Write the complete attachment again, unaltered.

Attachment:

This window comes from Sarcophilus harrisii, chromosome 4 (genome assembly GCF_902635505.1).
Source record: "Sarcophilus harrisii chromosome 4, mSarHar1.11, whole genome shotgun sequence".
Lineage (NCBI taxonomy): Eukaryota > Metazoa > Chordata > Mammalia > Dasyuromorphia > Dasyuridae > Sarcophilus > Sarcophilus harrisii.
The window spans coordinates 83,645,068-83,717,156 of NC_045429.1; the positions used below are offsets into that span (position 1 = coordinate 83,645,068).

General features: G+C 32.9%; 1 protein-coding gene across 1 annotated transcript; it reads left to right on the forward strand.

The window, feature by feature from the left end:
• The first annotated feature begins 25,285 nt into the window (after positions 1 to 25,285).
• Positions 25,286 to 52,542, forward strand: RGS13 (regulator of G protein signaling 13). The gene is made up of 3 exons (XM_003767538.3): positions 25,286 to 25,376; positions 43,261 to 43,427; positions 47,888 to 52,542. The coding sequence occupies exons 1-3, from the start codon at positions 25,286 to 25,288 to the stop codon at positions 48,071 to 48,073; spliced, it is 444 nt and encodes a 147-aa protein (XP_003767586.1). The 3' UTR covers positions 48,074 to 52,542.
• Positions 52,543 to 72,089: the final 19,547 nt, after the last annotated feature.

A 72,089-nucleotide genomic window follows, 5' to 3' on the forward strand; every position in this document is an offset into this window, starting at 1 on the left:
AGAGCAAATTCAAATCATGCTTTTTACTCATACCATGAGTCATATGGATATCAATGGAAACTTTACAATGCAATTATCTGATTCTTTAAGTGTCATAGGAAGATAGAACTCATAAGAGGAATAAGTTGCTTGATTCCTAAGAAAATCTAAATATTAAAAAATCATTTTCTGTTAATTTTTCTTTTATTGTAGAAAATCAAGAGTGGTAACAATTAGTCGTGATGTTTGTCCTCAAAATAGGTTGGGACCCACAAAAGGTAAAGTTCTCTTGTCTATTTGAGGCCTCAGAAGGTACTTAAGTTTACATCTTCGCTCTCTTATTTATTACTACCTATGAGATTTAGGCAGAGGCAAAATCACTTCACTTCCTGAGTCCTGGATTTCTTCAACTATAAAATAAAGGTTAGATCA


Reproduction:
This window comes from Sarcophilus harrisii, chromosome 4 (genome assembly GCF_902635505.1).
Source record: "Sarcophilus harrisii chromosome 4, mSarHar1.11, whole genome shotgun sequence".
Lineage (NCBI taxonomy): Eukaryota > Metazoa > Chordata > Mammalia > Dasyuromorphia > Dasyuridae > Sarcophilus > Sarcophilus harrisii.
The window spans coordinates 83,645,068-83,717,156 of NC_045429.1; the positions used below are offsets into that span (position 1 = coordinate 83,645,068).

General features: G+C 32.9%; 1 protein-coding gene across 1 annotated transcript; it reads left to right on the forward strand.

The window, feature by feature from the left end:
• The first annotated feature begins 25,285 nt into the window (after positions 1 to 25,285).
• Positions 25,286 to 52,542, forward strand: RGS13 (regulator of G protein signaling 13). The gene is made up of 3 exons (XM_003767538.3): positions 25,286 to 25,376; positions 43,261 to 43,427; positions 47,888 to 52,542. The coding sequence occupies exons 1-3, from the start codon at positions 25,286 to 25,288 to the stop codon at positions 48,071 to 48,073; spliced, it is 444 nt and encodes a 147-aa protein (XP_003767586.1). The 3' UTR covers positions 48,074 to 52,542.
• Positions 52,543 to 72,089: the final 19,547 nt, after the last annotated feature.

A 72,089-nucleotide genomic window follows, 5' to 3' on the forward strand; every position in this document is an offset into this window, starting at 1 on the left:
AGAGCAAATTCAAATCATGCTTTTTACTCATACCATGAGTCATATGGATATCAATGGAAACTTTACAATGCAATTATCTGATTCTTTAAGTGTCATAGGAAGATAGAACTCATAAGAGGAATAAGTTGCTTGATTCCTAAGAAAATCTAAATATTAAAAAATCATTTTCTGTTAATTTTTCTTTTATTGTAGAAAATCAAGAGTGGTAACAATTAGTCGTGATGTTTGTCCTCAAAATAGGTTGGGACCCACAAAAGGTAAAGTTCTCTTGTCTATTTGAGGCCTCAGAAGGTACTTAAGTTTACATCTTCGCTCTCTTATTTATTACTACCTATGAGATTTAGGCAGAGGCAAAATCACTTCACTTCCTGAGTCCTGGATTTCTTCAACTATAAAATAAAGGTTAGATCA